Assassins game is disruptive, dangerous

Game poses safety risk to community

Maren Wilsey

If you’ve been keeping up with school events, chances are you’ve heard about Assassins. While I think it’s a fun tradition, there are just too many negative factors involved.

Assassins is a game played by high school students everywhere — students form teams and attempt to shoot other players with Nerf guns to become the last team standing. Sounds innocent enough, right? Wrong. One of the first rules of the game is that school grounds are off limits. This leaves players to race around the metro area hoping to get the chance to kill someone off their hit list, no matter the cost or repercussions. 

So what’s the issue? As I just mentioned, school property is off-limits. One of the most common strategies players take, is to wake up as early as possible and stake out at their target’s house. This might mean hiding in their yard, waiting outside in a car or in some cases finding a way into the house. You might be able to see how this would be a major invasion of privacy. 

Another of the biggest issues with this tradition is how dangerous it is. Google, “high school Nerf wars,” and a slew of articles pop up regarding injuries, accidents and deaths that have resulted from these games. A few years ago, two students at Lakeville South were killed in a car accident while playing the game. While there are rules in place to try and prevent accidents like these, there’s really no way of enforcing them. And most games are student organized with no official ties to the school, so little is done to step in and control it.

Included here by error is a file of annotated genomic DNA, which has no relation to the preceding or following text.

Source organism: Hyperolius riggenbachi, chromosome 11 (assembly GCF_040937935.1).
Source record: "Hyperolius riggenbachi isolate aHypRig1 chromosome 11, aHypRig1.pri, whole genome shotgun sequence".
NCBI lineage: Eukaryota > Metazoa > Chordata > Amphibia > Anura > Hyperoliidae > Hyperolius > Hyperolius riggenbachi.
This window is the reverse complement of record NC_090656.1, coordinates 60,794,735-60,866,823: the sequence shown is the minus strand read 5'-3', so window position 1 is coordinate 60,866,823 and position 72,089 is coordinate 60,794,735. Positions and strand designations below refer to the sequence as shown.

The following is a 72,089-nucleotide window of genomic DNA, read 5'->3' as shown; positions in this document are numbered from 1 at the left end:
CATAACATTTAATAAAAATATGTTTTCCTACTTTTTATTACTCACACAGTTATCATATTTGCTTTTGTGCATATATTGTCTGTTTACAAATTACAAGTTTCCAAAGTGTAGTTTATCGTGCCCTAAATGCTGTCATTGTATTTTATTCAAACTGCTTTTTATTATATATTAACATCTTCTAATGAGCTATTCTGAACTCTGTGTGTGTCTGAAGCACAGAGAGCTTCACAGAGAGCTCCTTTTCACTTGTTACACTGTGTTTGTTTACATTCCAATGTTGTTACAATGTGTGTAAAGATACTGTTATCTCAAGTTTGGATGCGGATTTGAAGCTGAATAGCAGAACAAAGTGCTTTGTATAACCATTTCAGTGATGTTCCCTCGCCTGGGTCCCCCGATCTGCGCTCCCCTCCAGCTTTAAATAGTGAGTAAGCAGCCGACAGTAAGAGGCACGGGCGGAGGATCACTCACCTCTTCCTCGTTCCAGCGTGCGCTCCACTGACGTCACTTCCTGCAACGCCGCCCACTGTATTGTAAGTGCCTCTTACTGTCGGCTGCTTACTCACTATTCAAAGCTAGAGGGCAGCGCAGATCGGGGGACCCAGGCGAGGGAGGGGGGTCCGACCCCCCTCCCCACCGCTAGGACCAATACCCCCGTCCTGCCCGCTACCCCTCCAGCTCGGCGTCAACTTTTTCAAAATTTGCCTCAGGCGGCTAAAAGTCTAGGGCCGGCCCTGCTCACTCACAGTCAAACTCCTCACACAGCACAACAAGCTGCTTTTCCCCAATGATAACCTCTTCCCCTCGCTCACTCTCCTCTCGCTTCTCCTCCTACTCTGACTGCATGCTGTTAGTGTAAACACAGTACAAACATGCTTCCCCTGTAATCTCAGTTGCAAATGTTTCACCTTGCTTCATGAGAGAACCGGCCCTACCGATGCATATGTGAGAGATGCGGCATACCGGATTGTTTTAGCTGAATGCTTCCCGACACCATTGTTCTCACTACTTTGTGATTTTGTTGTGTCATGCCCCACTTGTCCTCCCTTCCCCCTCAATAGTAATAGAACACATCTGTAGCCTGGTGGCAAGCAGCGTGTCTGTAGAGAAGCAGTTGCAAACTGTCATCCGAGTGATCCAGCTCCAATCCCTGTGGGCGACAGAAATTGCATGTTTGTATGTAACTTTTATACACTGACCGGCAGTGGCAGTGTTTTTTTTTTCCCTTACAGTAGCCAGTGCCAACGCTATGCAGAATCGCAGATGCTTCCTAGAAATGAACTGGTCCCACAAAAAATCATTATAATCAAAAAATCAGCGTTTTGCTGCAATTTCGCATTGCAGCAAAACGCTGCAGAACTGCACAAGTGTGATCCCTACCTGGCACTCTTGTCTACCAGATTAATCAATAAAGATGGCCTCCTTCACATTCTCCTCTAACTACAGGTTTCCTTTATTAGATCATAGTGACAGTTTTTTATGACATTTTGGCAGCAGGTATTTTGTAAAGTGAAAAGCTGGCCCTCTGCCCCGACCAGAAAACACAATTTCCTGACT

Aside from the danger of playing the game, the nature of the Nerf wars poses threat to safety as well. Running around with guns, often dressed in dark colors, usually in the dark, you can imagine what an unknowing witness could think. It would be one thing if the tradition was publicly known, but most people outside of  high schools don’t know what it is. It’s gotten to a point where police departments release warnings when it’s time for the games to begin. But the thing is, the issue isn’t the nature of the game, it’s the actions the people playing it take that make it so dangerous.  

Just during this year’s game, I’ve heard firsthand accounts of people getting involved in car chases — driving well over the speed limit in pursuit of a target. There was someone who got their foot run over by a careless driver. I’ve even heard a story about someone who’s entire family was blocked in by cars so they could knock someone off their list. These issues I’m talking about aren’t hypotheticals that could happen if we aren’t careful, they are things that have happened already and undoubtedly will happen again.